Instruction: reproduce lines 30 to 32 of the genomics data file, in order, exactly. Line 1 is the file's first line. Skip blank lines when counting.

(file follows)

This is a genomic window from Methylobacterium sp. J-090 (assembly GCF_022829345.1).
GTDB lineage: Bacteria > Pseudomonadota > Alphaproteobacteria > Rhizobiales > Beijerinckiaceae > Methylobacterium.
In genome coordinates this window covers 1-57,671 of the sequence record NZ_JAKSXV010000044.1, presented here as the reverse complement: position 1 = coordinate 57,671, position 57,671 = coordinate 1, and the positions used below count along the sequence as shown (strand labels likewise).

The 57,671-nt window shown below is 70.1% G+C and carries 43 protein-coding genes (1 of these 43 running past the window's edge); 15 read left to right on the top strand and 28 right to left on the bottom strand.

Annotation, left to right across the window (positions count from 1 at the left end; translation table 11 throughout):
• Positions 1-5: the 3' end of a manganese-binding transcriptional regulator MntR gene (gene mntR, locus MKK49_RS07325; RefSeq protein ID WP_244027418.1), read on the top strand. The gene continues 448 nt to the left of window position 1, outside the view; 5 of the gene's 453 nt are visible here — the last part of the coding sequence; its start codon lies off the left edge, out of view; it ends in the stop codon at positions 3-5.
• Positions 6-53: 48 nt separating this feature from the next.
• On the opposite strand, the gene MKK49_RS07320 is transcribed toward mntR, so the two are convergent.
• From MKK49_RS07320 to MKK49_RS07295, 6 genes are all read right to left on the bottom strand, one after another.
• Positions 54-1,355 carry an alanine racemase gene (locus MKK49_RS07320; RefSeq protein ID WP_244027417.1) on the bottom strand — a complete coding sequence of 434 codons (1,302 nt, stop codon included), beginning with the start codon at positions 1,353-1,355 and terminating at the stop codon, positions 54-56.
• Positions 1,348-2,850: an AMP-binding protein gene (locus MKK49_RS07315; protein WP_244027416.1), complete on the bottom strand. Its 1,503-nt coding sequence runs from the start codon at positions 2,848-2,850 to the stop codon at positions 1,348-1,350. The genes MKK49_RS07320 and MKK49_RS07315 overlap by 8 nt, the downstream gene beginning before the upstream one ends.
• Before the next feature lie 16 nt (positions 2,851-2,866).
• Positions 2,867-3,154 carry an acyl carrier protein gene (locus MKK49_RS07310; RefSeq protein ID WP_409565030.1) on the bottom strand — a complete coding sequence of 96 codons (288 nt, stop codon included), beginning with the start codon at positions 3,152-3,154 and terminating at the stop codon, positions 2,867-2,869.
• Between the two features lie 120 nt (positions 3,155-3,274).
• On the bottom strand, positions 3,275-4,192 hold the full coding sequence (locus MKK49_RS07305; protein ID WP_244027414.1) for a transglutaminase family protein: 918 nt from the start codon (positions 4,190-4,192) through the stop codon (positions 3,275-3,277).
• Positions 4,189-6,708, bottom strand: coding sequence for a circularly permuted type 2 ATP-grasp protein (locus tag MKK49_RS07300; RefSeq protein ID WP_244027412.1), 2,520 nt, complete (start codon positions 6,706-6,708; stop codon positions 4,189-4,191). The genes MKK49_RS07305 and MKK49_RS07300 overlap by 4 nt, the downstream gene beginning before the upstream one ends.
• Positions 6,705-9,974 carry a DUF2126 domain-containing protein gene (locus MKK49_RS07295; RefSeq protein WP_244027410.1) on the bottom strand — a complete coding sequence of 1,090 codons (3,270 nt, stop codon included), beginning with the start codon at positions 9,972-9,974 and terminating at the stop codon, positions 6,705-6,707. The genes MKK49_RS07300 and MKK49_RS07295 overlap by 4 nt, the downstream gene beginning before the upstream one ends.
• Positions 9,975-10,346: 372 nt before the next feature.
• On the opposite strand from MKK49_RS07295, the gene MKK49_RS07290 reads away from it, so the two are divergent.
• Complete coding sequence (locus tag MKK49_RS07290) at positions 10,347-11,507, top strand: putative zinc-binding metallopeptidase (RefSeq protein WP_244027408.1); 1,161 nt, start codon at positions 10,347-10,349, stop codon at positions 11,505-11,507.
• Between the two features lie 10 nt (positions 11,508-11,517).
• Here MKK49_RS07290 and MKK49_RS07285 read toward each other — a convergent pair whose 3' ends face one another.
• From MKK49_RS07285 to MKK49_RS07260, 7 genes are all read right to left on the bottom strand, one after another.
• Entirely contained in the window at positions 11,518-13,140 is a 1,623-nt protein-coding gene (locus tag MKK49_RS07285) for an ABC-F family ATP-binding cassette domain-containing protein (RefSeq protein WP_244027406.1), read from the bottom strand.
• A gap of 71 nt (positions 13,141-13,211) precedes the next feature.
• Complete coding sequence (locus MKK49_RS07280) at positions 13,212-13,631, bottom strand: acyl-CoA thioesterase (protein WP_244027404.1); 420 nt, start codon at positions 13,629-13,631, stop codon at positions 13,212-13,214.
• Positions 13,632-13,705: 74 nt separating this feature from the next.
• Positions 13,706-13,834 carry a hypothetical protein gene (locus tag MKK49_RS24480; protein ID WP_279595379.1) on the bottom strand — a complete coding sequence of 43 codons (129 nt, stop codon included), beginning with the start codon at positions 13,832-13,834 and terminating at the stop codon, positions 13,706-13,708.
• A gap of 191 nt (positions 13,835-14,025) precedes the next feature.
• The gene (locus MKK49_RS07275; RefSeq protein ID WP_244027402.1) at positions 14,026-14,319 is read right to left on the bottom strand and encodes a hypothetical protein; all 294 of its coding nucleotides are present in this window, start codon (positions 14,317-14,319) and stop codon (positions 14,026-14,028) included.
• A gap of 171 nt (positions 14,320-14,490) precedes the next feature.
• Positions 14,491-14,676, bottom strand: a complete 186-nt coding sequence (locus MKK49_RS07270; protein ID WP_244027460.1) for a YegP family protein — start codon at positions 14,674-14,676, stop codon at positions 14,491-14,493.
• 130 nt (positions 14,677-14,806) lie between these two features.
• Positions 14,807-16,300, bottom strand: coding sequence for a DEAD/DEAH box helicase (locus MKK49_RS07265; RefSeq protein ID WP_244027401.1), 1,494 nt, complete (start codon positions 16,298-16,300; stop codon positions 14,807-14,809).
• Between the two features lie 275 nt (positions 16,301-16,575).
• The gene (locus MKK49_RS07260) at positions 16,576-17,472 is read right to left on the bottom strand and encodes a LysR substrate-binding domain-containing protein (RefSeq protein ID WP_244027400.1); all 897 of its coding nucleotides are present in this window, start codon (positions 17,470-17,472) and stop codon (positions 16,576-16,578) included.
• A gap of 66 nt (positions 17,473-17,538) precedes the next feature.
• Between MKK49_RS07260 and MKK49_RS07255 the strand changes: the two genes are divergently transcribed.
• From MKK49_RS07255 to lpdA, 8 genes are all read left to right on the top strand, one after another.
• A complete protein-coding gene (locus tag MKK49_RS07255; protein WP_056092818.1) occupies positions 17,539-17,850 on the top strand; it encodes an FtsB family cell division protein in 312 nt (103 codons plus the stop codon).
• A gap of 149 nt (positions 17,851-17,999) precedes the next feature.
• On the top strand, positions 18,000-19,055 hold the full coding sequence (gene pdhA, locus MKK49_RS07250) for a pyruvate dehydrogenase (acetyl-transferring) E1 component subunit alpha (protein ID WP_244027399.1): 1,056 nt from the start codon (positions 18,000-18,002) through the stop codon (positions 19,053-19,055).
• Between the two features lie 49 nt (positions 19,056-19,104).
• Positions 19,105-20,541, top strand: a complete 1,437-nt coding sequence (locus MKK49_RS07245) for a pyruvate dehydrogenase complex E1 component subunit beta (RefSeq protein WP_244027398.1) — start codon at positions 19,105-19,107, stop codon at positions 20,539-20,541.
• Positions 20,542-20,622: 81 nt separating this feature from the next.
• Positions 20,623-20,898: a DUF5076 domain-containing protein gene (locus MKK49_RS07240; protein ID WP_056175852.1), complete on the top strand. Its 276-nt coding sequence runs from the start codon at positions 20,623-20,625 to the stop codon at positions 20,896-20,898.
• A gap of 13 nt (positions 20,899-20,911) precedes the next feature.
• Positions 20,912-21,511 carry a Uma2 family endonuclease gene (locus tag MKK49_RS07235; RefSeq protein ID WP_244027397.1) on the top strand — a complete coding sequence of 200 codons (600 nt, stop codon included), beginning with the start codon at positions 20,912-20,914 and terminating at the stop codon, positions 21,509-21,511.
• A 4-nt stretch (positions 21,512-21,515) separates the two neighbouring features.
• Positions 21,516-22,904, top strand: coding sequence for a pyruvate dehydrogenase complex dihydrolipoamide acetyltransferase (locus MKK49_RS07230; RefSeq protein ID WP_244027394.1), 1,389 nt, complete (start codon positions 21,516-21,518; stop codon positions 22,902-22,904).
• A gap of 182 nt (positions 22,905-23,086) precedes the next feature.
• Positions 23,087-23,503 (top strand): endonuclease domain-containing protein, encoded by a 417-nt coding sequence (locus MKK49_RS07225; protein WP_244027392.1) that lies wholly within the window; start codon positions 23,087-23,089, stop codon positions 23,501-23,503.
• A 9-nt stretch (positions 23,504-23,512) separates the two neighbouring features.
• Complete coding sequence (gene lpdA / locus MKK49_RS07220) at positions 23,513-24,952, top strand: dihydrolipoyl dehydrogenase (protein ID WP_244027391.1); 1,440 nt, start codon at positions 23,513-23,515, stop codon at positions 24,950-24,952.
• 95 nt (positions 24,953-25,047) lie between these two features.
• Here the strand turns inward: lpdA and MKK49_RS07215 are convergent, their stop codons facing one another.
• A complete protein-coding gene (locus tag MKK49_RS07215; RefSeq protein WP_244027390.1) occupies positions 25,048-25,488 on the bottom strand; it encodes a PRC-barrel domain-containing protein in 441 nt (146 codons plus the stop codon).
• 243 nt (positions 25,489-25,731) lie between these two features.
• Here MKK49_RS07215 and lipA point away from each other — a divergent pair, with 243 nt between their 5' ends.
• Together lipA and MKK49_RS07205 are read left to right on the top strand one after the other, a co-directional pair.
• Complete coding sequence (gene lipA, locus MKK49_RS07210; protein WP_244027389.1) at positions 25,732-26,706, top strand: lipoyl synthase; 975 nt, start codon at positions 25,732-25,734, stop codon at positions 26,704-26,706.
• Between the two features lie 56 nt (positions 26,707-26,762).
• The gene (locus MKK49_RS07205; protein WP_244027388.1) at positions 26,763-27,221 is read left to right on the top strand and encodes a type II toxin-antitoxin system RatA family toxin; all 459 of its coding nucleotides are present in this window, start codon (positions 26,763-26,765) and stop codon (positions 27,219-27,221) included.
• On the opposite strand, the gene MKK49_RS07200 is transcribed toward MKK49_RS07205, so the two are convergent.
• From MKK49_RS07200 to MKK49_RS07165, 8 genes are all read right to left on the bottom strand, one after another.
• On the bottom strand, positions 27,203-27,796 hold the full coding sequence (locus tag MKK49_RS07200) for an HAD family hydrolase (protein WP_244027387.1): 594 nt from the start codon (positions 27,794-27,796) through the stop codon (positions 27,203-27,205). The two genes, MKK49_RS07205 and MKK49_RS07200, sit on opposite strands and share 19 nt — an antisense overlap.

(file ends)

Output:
• The gene (locus MKK49_RS07275; RefSeq protein ID WP_244027402.1) at positions 14,026-14,319 is read right to left on the bottom strand and encodes a hypothetical protein; all 294 of its coding nucleotides are present in this window, start codon (positions 14,317-14,319) and stop codon (positions 14,026-14,028) included.
• A gap of 171 nt (positions 14,320-14,490) precedes the next feature.
• Positions 14,491-14,676, bottom strand: a complete 186-nt coding sequence (locus MKK49_RS07270; protein ID WP_244027460.1) for a YegP family protein — start codon at positions 14,674-14,676, stop codon at positions 14,491-14,493.